5) She goes to her local travel agent and pretends that she wants to book a trip to Nepal in order to grab a handful of glossy brochures which she cuts out and turns into a collage for her wall (hippies might call this a vision board)

6) She connects with a gorgeous-soul of an Aussie woman who happens to live part-time in Nepal who mentions there's a music festival in Kathmandu

7) She sends her album to the music festival director and waits, and waits and waits for a response

8) She begins noticing prayer flags in places where she has never seen them before and decides that this, along with the perfume, is enough of a reason to book a ticket to Kathmandu

9) She experiences a moment of doubt in her ability to read the signs when she realises (whilst seated at her local Nepalese restaurant) that she doesn't actually like dal bhat and that she has booked a ticket with an airline that is having the worst luck in history (two planes in one year?!)

10) She overcomes these negative emotions when she receives an email from the festival director, welcoming her to perform at the 2014 International Jazzmandu Music Festival.

Monday, September 8, 2014

Boots of Spanish Leather

It's not easy to find a quiet corner at a folk festival but Ashley Bell and I managed to escape the djembe players, choir singers and trotting horses to record this Bob Dylan cover during the Maleny Music Festival. If you saw us play this live during my festival gig, thanks for your company and encouragement.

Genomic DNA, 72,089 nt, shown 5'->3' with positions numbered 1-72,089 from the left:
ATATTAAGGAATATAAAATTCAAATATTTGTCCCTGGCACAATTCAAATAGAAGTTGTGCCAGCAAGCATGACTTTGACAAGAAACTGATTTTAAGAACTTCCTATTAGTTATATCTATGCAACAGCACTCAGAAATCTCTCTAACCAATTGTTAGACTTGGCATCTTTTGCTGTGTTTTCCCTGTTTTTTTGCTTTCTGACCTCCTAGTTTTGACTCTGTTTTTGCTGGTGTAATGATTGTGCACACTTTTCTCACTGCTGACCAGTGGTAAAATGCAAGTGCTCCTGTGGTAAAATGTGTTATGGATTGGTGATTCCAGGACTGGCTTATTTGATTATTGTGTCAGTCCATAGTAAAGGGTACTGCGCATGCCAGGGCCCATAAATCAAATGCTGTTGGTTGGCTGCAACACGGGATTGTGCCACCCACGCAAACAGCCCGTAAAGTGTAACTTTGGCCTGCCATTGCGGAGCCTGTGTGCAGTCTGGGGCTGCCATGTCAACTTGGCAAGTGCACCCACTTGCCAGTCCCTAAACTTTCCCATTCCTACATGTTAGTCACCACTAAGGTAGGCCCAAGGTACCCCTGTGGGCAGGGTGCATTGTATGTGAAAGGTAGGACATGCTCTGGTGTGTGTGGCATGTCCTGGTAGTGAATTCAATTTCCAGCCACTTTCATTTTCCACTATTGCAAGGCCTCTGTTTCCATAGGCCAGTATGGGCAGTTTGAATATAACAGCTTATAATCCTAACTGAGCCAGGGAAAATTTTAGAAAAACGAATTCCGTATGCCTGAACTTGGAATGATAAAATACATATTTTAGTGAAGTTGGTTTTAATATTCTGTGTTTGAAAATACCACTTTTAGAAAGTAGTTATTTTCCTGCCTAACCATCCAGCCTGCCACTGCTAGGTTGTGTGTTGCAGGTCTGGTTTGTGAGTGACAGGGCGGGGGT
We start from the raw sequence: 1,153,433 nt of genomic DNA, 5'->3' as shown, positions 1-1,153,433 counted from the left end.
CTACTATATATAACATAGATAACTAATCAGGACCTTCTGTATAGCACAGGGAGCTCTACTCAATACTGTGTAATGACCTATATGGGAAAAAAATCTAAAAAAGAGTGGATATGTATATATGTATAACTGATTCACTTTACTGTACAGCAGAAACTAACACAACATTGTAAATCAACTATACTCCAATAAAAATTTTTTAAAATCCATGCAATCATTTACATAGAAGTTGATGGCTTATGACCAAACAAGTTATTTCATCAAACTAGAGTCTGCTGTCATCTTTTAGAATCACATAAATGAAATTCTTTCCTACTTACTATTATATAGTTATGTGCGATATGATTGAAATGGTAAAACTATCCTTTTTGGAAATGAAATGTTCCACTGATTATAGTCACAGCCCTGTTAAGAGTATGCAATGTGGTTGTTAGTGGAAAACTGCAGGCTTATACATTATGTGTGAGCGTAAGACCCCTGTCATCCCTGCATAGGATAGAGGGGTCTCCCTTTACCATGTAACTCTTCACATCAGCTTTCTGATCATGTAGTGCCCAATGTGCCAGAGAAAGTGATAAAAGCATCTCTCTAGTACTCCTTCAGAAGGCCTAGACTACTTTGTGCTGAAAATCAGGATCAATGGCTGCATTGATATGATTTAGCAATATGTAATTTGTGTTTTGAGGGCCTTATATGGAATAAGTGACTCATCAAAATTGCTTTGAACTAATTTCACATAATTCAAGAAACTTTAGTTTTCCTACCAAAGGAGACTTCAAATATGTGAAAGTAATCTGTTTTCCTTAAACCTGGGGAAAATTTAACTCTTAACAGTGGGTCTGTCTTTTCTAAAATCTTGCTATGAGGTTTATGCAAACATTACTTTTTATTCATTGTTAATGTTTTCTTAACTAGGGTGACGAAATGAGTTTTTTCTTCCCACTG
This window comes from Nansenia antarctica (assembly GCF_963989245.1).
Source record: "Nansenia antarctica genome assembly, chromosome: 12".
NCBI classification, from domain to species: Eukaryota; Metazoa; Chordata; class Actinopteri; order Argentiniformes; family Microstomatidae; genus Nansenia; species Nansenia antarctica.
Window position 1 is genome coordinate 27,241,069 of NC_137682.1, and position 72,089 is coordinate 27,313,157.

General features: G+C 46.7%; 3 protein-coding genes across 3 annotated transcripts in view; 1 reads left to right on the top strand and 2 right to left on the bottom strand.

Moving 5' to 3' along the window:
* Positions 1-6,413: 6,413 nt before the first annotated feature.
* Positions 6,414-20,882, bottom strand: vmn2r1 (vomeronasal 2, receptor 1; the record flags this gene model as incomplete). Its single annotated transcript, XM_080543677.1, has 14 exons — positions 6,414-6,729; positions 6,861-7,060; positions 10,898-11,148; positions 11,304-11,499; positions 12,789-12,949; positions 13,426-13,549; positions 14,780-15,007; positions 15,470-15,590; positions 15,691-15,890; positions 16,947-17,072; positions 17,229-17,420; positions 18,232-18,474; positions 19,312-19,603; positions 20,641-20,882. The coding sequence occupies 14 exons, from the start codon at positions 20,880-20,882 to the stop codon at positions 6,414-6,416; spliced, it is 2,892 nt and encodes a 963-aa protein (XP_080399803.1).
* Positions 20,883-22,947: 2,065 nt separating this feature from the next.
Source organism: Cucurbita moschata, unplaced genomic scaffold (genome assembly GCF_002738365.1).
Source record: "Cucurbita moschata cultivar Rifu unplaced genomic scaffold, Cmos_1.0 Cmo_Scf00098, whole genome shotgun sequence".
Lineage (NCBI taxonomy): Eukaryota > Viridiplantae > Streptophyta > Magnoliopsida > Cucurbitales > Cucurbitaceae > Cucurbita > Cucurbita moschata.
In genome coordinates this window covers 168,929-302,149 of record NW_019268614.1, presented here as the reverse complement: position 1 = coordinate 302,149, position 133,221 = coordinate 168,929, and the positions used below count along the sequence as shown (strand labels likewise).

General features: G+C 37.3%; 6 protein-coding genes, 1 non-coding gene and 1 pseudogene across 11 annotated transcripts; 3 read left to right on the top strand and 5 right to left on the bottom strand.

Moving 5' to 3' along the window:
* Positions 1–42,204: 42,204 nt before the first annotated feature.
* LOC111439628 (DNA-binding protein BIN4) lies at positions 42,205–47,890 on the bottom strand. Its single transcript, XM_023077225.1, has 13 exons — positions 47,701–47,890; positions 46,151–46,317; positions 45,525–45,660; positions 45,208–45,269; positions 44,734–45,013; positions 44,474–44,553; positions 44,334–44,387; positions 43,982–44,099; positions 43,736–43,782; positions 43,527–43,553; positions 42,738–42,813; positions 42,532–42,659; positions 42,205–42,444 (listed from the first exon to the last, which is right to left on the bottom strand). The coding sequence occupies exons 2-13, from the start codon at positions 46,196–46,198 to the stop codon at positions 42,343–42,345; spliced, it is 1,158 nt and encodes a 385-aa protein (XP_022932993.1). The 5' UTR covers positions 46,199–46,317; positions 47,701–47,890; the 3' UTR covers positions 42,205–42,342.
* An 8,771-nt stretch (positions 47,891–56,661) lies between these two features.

If you like this clip - I'd love you to share it on your Facebook and Twitter pages. If you don't like it - don't tell me or I might cry ;-) Be sure to check out Ashe's band the Starboard Cannons....they are amAzing!

Tuesday, May 13, 2014

Winning, losing and wearing tracksuit pants

I cried in front of two strangers at Fairbridge Folk Festival in Western Australia. We were standing outside the Churros stall, discussing what a wonderful weekend of music it had been, when a young woman who was passing by stopped to say: “Hey Ange, I just wanted to let you know that you were my favourite”.